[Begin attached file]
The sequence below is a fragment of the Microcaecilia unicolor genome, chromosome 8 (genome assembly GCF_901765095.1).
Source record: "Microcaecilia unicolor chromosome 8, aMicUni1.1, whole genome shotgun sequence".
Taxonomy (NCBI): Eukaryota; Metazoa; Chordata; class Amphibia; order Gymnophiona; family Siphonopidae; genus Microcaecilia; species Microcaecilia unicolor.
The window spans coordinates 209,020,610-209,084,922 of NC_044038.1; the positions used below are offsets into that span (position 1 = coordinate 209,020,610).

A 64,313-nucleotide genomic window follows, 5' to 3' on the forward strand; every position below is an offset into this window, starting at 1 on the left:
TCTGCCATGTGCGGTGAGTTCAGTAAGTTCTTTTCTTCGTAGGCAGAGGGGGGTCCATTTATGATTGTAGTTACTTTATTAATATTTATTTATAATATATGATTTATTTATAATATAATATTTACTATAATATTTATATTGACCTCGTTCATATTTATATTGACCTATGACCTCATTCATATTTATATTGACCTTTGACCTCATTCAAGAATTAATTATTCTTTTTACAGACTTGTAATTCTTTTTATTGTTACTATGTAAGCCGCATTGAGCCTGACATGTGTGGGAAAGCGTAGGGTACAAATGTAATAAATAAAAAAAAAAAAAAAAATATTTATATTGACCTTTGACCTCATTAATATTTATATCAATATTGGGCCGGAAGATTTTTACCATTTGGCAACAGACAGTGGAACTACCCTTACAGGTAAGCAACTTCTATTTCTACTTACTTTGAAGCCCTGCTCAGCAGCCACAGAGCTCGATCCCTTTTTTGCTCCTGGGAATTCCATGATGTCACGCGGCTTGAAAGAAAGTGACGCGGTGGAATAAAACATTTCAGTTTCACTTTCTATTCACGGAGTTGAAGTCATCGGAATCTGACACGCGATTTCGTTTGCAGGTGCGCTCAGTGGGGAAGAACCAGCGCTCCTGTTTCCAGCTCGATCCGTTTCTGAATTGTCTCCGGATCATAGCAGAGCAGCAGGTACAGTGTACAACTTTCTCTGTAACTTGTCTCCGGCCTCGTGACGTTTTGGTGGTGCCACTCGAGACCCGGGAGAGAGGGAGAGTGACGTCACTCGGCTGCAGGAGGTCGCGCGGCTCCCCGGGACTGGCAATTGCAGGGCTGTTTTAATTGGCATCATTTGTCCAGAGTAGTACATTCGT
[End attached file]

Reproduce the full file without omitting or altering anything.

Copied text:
The sequence below is a fragment of the Microcaecilia unicolor genome, chromosome 8 (genome assembly GCF_901765095.1).
Source record: "Microcaecilia unicolor chromosome 8, aMicUni1.1, whole genome shotgun sequence".
Taxonomy (NCBI): Eukaryota; Metazoa; Chordata; class Amphibia; order Gymnophiona; family Siphonopidae; genus Microcaecilia; species Microcaecilia unicolor.
The window spans coordinates 209,020,610-209,084,922 of NC_044038.1; the positions used below are offsets into that span (position 1 = coordinate 209,020,610).

A 64,313-nucleotide genomic window follows, 5' to 3' on the forward strand; every position below is an offset into this window, starting at 1 on the left:
TCTGCCATGTGCGGTGAGTTCAGTAAGTTCTTTTCTTCGTAGGCAGAGGGGGGTCCATTTATGATTGTAGTTACTTTATTAATATTTATTTATAATATATGATTTATTTATAATATAATATTTACTATAATATTTATATTGACCTCGTTCATATTTATATTGACCTATGACCTCATTCATATTTATATTGACCTTTGACCTCATTCAAGAATTAATTATTCTTTTTACAGACTTGTAATTCTTTTTATTGTTACTATGTAAGCCGCATTGAGCCTGACATGTGTGGGAAAGCGTAGGGTACAAATGTAATAAATAAAAAAAAAAAAAAAAATATTTATATTGACCTTTGACCTCATTAATATTTATATCAATATTGGGCCGGAAGATTTTTACCATTTGGCAACAGACAGTGGAACTACCCTTACAGGTAAGCAACTTCTATTTCTACTTACTTTGAAGCCCTGCTCAGCAGCCACAGAGCTCGATCCCTTTTTTGCTCCTGGGAATTCCATGATGTCACGCGGCTTGAAAGAAAGTGACGCGGTGGAATAAAACATTTCAGTTTCACTTTCTATTCACGGAGTTGAAGTCATCGGAATCTGACACGCGATTTCGTTTGCAGGTGCGCTCAGTGGGGAAGAACCAGCGCTCCTGTTTCCAGCTCGATCCGTTTCTGAATTGTCTCCGGATCATAGCAGAGCAGCAGGTACAGTGTACAACTTTCTCTGTAACTTGTCTCCGGCCTCGTGACGTTTTGGTGGTGCCACTCGAGACCCGGGAGAGAGGGAGAGTGACGTCACTCGGCTGCAGGAGGTCGCGCGGCTCCCCGGGACTGGCAATTGCAGGGCTGTTTTAATTGGCATCATTTGTCCAGAGTAGTACATTCGT